In the Middle East, the Israeli state has successfully intimidated the BBC into presenting the theft of Palestinian land and the caging, torturing and killing of its people as an intractable “conflict” between equals. Understanding the BBC as a pre-eminent state propagandist is on no public agenda and it ought to be. Read more…
I have now been living in China for almost 4 month and I’d like to write a little about my impressions so far from personal experience and in talking to the people. As you all know by now, my views on things like the rule of law, human rights and democracy may be quite different from some of yours (see the posts and comments here, here, here, here, here and here for example).
Following segment is Russia Today talking to Brian Becker, an anti-war activist from ANSWER Coalition. Becker is critical of Obama’s foreign policy and interprets how current flash-points around the world tie back to the U.S. military industrial complex.
The coverage in the western media of leadership changes at the Chinese Communist party’s 18th congress has been almost uniformly negative. Critics say corruption pervades the upper echelons of the party, policy issues are not publicly discussed and the Chinese people are completely left out of the process.
There is some truth to such criticisms but they miss the big picture. The Chinese political system has undergone a significant change over the past three decades and it comes close to the best formula for governing a large country: meritocracy at the top, democracy at the bottom, with room for experimentation in between. Read more…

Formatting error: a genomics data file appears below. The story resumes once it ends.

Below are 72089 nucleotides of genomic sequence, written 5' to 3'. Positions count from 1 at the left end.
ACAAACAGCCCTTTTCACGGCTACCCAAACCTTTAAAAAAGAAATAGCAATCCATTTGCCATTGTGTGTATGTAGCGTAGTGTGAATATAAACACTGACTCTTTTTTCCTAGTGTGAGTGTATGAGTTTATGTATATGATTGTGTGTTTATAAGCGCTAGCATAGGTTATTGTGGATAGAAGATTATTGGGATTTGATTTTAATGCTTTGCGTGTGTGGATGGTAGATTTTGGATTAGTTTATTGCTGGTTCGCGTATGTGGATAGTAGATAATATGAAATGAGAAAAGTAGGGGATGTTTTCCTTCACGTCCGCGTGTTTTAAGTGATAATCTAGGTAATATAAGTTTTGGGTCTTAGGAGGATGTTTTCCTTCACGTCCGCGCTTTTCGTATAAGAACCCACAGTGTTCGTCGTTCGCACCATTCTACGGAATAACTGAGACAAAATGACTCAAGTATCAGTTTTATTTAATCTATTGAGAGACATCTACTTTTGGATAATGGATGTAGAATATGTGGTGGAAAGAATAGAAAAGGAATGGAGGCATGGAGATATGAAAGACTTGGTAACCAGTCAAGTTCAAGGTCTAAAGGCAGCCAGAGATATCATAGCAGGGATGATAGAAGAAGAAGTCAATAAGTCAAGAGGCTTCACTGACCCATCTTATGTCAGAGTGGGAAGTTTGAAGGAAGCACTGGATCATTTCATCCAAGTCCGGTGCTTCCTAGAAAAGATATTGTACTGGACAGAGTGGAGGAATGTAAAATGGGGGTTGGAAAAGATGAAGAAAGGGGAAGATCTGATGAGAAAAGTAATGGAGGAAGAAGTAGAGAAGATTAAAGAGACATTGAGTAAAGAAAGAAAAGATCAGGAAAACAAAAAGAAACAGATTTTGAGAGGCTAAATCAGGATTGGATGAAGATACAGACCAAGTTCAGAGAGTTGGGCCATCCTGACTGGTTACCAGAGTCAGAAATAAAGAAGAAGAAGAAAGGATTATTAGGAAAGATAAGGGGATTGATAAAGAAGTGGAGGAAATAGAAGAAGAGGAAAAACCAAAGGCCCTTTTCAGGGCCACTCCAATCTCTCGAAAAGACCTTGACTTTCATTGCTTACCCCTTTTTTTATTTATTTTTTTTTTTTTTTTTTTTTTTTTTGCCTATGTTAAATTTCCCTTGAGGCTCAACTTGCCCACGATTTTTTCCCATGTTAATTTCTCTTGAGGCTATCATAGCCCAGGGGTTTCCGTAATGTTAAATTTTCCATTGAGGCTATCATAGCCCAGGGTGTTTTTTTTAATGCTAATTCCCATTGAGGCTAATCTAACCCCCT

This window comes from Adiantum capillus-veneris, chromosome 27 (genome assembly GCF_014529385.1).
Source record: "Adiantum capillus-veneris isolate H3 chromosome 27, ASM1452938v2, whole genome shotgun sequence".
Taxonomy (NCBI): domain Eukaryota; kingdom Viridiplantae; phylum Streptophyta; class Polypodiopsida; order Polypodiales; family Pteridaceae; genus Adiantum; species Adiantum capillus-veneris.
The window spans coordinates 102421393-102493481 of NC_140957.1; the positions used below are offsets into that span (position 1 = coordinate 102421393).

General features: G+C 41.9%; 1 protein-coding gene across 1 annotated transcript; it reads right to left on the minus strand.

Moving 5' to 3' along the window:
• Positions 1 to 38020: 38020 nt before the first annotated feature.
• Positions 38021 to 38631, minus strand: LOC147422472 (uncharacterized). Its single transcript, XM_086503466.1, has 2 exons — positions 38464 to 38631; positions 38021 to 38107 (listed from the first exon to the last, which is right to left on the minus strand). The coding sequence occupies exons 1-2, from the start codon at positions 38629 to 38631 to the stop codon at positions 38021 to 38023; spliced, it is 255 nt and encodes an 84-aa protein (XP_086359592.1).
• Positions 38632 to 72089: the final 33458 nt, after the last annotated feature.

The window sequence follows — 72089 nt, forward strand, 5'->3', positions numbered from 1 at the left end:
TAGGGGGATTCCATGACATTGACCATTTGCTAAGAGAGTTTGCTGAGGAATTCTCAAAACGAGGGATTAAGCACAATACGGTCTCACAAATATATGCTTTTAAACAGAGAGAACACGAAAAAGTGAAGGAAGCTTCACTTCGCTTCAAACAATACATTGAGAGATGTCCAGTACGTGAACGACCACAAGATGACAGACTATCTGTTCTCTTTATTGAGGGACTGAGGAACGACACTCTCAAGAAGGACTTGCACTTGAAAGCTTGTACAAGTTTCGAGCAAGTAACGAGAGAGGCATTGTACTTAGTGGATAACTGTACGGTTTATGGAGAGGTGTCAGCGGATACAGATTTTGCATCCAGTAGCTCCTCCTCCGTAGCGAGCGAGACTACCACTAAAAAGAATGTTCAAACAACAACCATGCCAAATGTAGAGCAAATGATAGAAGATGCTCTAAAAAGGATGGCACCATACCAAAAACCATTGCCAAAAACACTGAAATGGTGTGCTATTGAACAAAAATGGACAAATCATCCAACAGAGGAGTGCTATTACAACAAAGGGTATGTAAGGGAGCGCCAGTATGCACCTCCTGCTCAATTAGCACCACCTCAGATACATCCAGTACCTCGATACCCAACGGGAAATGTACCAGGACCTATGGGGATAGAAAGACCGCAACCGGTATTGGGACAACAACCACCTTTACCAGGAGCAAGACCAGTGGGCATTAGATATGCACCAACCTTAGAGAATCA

Following is a debate hosted by Intelligence Squared recently pitting Zhang Weiwei and Martin Jacques arguing together against Western assumption that liberal democracy is panacea for China. A few points raised by these two really struck me. Jacques cautioned the West to tone down its arrogance and engage China with more humility. Zhang pointed out that China’s present day system is one of meritocracy and intra-party elections. Zhang also stated that the Chinese are confident of their system. In the 1700′s when the British Empire first encountered the Chinese, China was arrogant and failed to recognized that a country of measly 20 million could industrialize and pull far enough ahead to invade it – then the wealthiest civilization on the planet. He cautioned that arrogance is gripping liberal Western democracies. China’s continuing rise economically will further undermine those who believe in this false dichotomy: that anything not exactly a Western liberal democracy must be “anti-democracy.” It’s like during the Crusades where many Christians believed non-believers must be evil.